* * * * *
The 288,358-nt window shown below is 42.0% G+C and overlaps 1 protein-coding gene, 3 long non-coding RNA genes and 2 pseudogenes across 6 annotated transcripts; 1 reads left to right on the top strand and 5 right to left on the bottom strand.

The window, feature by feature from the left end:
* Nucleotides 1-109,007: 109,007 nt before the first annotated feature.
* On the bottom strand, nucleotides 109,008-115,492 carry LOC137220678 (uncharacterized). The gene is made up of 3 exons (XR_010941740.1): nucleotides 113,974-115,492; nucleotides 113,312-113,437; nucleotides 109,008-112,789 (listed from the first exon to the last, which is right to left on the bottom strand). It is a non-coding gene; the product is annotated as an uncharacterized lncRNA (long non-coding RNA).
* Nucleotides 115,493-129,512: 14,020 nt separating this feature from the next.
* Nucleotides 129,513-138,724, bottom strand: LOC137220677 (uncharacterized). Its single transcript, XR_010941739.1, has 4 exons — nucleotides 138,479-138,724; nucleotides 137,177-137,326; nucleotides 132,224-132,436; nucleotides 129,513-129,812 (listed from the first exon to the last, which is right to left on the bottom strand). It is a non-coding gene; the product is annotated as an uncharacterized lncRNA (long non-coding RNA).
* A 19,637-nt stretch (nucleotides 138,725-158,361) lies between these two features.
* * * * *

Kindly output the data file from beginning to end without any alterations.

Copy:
The 288,358-nt window shown below is 42.0% G+C and overlaps 1 protein-coding gene, 3 long non-coding RNA genes and 2 pseudogenes across 6 annotated transcripts; 1 reads left to right on the top strand and 5 right to left on the bottom strand.

The window, feature by feature from the left end:
* Nucleotides 1-109,007: 109,007 nt before the first annotated feature.
* On the bottom strand, nucleotides 109,008-115,492 carry LOC137220678 (uncharacterized). The gene is made up of 3 exons (XR_010941740.1): nucleotides 113,974-115,492; nucleotides 113,312-113,437; nucleotides 109,008-112,789 (listed from the first exon to the last, which is right to left on the bottom strand). It is a non-coding gene; the product is annotated as an uncharacterized lncRNA (long non-coding RNA).
* Nucleotides 115,493-129,512: 14,020 nt separating this feature from the next.
* Nucleotides 129,513-138,724, bottom strand: LOC137220677 (uncharacterized). Its single transcript, XR_010941739.1, has 4 exons — nucleotides 138,479-138,724; nucleotides 137,177-137,326; nucleotides 132,224-132,436; nucleotides 129,513-129,812 (listed from the first exon to the last, which is right to left on the bottom strand). It is a non-coding gene; the product is annotated as an uncharacterized lncRNA (long non-coding RNA).
* A 19,637-nt stretch (nucleotides 138,725-158,361) lies between these two features.